Economics of Open Source

by Sebastian Benthall

Hat tip to Paul Ramsey for the link to this blog post by Stephen O’Grady, “The Economics of Open Source: Why the Billion Dollar Barrier is Irrelevant.”

O’Grady argues that despite protests from those who haven’t seen the billion-dollar-value FOSS company of their dreams, open source business is doing great.

The question, remember, isn’t whether businesses and developers are consuming and producing open source software. They are, in droves. Nor are there questions as to whether or not the software can be sold successfully on a commercial basis: it is, every day. The only remaining questions really regarding the economics of open source are whether they can duplicate the margins of their proprietary predecessors, and frankly I think most customers hope they don’t.

This brings up an understated point about the economics of open source: that the proprietary software production model is a monopolistic model and hence bad for technology consumers. The high margins of proprietary software companies are due in part to monopolistic rents. The non-competitiveness of the proprietary software market leads to bloated, inefficiently created, and poorly supported software.

Another, related economic issue is the challenge of open source business, which O’Grady sums up like so:

Part of the challenge for open source software vendors, of course, is the fundamental difference between open source software and proprietary alternatives, not to mention other tangible goods: the primary asset to be sold is (generally) freely available.

I think this is a poor characterization of the problem. The problem is not that the asset to be sold is freely available. That would assume that software is the asset to be sold. But if an asset is “anything … capable of being owned or controlled to produce value and that is held to have positive economic value,” then free software can’t be the asset.

So what has to be primary asset for open source software vendors? The time of software experts who can do development or support.

At this point the analysis gets confused, because there are two issues at stake. Would-be open source billionaire entrepreneurs become disappointed that consulting and support around open source doesn’t scale as well as their proprietary software forebears. But this reaction is accentuated by another, independent problem: the free-rider problem around developer and support services.

Open source software vendors are in the business of shedding off public goods in the form of (improvements to) freely available software. This is why make sense for an open source vendor like OpenGeo to consider itself a social enterprise: it “does good” merely by operating.

But it also means that these services are going to be under-valued in the market because it is so difficult to capture the consumer demand for a software improvement as revenue.

How much does each user of a free software project value this new feature? Ok, sum that. That’s how much the open source vendor should be able to raise, in principle, for developing that feature–if there is only one potential supplier.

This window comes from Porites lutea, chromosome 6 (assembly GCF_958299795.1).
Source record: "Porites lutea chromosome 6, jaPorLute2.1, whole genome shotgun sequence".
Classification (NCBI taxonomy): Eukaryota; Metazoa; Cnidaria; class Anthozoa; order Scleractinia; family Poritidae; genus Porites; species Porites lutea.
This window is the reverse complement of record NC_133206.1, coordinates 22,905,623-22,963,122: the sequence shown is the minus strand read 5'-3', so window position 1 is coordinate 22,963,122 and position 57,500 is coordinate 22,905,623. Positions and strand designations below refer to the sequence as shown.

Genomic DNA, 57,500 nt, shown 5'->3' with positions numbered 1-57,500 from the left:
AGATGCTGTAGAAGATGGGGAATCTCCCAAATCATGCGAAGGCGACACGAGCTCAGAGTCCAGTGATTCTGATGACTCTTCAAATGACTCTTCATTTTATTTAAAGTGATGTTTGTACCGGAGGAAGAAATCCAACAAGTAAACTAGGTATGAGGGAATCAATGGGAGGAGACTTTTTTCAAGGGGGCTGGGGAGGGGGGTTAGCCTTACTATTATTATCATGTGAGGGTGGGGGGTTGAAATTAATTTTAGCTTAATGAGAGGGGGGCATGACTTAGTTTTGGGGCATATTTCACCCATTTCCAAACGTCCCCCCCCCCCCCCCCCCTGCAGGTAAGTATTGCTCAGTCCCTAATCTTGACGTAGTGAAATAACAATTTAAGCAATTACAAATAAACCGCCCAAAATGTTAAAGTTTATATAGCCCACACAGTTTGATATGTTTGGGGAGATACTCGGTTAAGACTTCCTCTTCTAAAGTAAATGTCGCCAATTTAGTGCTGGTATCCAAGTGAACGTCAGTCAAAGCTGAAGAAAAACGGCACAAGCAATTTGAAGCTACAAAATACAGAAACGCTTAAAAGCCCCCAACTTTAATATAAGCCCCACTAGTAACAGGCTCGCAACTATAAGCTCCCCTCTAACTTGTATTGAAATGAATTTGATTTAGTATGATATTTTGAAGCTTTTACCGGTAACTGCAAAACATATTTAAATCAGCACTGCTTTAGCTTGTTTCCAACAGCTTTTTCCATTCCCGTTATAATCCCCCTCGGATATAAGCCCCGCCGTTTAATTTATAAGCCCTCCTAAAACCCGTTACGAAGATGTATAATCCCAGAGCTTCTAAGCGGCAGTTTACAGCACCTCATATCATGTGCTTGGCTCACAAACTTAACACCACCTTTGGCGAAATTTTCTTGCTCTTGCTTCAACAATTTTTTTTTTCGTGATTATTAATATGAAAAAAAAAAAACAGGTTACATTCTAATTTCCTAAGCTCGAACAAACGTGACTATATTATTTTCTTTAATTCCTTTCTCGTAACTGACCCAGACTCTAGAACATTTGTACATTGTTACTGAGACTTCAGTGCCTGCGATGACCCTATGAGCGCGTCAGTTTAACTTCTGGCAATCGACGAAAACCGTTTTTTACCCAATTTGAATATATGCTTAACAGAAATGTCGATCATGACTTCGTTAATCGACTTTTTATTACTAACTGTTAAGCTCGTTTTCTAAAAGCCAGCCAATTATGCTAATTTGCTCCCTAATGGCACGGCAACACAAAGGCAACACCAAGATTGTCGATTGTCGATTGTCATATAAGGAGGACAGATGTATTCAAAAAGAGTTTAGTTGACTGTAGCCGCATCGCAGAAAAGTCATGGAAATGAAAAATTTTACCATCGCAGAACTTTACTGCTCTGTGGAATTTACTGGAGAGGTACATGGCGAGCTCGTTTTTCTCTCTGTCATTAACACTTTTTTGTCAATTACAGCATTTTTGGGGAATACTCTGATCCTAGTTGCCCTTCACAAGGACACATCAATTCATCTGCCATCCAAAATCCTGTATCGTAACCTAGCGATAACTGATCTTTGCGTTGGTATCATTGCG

Proprietary software companies are able to capture this demand for the software improvements through the mechanism of selling the software itself. Free software developers won’t be able to raise as much–because they compete with each other as suppliers (which is good for society!)–but there is still a much bigger market there than is currently tapped into.

The kind of advance that will fuel open source business moving forward is mechanisms that allow for the capturing of this latent consumer demand.

The most literal case of this “crowdsourced microfunding,” a model that is greeted with mockery whenever I talk about it to people with industry experience, but which has recently had a preliminary success story: Diaspora’s skyrocketing funding via Kickstarter. Kickstarter, as opposed to other collaborative funding sites that have come and gone like Fundable.org, looks like it has some additional incentive structures built in that eliminate some of the Nash equilibria in the collaborative funding game in which not enough actors participate. (New York Times coverage and mass resentment towards Big Brother don’t hurt either.)

But there are other models for solving this problem as well. For GeoNode, the World Bank’s CAPRA initiative is seeking out partners to build a global community of funders to be in partnership with the developer community.

If this model works and is replicable, the potential impact on the software business world could be immense. Strategic cooperation between major funders would allow them to efficiently channel funding towards development while regulating against free-riders among themselves. The result would be a highly efficient market for software development–more efficient than either the proprietary software market or the free-rider-ridden free software market.

These speculations are consistent with O’Grady’s analysis: none of this leads to a billion-dollar corporation. But it does lead to a thriving economy of smaller scale consultancies, valued fairly according to their expertise, generating a torrent of free software available for all. Isn’t that the best outcome of all?

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